When the opportunity came for TCCW to perform a concert in remembrance of the centennial of the Armistice, Shafer was immediately drawn to the idea of a program by British composers who were alive during WWI, all of whom were directly involved and intensely impacted by the war. Ralph Vaughan Williams, although in his forties, immediately enlisted as a private and was sent to the front to drive ambulances. We will be performing his great meditation on war and peace Dona Nobis Pacem. His teacher, Sir Hubert Parry, contributed to the war effort by writing the patriotic song "Jerusalem": it was commissioned in the darkest days of 1916 to give hope to soldiers and those at home that England would prevail and return to peace. John Ireland wrote "Greater Love Hath No Man" in the prewar days of 1912, but with its sentiment: "greater love hath no man than to lay down his life for his friends," it soon became an unofficial anthem of the war-and perhaps a recruiting tool. Gerald Finzi, although too young to fight, lost all three of his brothers and his music teacher to the war. He began his song "Farewell To Arms" in the aftermath of the first world war, and completed it in 1944 during the second world war. Its title invokes Hemingway's great novel of WWI; its subject, taken from two 16 th -17 th century poems, is an elderly warrior who has laid down the tools of war. Finzi's choral work In Terra Pax was inspired by a New Year's Eve visit to Chosen Hill in Gloucester; in the cold starry midnight he heard the chiming of the church bells and the angel's promise of "on earth peace, good will toward men."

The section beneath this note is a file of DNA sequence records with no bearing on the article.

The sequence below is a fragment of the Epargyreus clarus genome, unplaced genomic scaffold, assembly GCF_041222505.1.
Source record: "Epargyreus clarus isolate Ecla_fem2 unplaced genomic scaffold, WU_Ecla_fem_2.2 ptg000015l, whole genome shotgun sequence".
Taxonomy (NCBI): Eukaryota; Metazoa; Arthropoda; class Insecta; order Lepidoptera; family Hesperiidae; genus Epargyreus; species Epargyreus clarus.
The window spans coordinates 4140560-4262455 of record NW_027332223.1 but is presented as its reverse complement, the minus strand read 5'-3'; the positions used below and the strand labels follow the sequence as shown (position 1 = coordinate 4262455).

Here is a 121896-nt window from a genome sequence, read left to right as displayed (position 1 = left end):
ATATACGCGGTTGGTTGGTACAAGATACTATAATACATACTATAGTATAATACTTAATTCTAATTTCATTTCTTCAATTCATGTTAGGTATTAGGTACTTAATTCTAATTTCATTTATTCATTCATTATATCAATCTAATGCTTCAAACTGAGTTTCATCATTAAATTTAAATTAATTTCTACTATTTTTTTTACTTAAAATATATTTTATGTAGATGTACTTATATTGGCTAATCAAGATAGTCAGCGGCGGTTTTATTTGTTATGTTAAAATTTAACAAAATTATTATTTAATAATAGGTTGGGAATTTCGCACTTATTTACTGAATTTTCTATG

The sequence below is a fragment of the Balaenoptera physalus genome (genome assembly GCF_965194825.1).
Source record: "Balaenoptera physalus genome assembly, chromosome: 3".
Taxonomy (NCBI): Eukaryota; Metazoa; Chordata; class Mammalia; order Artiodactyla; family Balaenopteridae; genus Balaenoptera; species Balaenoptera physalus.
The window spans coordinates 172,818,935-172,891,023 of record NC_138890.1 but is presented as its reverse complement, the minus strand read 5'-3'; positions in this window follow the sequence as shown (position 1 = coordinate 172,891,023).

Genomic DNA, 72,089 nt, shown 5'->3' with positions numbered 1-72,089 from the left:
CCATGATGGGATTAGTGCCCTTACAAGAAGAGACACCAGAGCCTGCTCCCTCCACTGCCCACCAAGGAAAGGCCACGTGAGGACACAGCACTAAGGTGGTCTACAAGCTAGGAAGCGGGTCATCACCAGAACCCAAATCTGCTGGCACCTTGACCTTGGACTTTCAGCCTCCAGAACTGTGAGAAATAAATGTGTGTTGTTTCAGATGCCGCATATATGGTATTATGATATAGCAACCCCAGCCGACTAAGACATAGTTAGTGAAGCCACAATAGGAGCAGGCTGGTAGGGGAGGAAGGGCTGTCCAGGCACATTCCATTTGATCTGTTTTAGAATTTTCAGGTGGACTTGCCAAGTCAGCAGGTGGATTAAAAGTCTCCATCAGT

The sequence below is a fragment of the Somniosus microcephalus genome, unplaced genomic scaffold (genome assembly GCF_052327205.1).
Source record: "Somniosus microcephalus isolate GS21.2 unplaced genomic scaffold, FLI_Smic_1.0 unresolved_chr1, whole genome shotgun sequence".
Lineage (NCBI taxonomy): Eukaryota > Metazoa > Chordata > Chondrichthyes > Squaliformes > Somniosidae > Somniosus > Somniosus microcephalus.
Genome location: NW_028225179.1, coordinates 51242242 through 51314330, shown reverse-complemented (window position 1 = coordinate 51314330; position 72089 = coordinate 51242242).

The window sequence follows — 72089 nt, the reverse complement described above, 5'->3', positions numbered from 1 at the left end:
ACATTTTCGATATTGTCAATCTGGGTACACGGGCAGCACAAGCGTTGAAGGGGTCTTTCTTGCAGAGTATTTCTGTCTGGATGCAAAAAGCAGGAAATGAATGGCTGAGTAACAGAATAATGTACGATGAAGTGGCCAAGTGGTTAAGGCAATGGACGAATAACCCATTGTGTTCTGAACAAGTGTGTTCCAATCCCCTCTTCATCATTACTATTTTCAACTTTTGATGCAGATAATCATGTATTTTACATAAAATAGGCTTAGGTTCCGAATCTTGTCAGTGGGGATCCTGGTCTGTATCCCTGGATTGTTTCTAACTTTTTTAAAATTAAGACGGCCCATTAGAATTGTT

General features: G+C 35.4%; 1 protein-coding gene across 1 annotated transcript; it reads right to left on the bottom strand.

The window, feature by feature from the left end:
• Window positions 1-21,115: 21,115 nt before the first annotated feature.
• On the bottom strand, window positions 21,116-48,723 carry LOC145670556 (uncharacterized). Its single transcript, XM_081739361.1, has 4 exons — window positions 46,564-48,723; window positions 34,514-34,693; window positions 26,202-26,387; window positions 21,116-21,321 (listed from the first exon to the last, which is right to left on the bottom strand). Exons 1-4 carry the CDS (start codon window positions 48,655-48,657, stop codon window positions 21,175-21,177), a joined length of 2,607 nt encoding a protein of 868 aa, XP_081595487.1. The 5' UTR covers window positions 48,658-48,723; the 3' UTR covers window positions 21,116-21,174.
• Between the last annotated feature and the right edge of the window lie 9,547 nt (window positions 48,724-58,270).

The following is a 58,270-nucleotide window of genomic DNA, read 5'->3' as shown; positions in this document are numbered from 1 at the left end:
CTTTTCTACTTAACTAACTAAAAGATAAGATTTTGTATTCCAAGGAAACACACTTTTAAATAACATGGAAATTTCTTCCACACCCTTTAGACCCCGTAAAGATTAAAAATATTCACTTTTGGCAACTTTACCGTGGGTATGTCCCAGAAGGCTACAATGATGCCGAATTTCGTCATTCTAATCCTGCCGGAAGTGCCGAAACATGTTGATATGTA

So the legacy of the Great War was on many singers' minds as we toured and sang. Gloucester Cathedral is home to memorials to Sir Hubert Parry, composer of "Jerusalem," Gerald Finzi, and the troubled poet, composer, and veteran of WWI Ivor Gurney, who was a chorister there as a boy. Gurney was fervently admired by Finzi (although the two never met, Finzi acquired Gurney's manuscripts and was instrumental in keeping his legacy alive).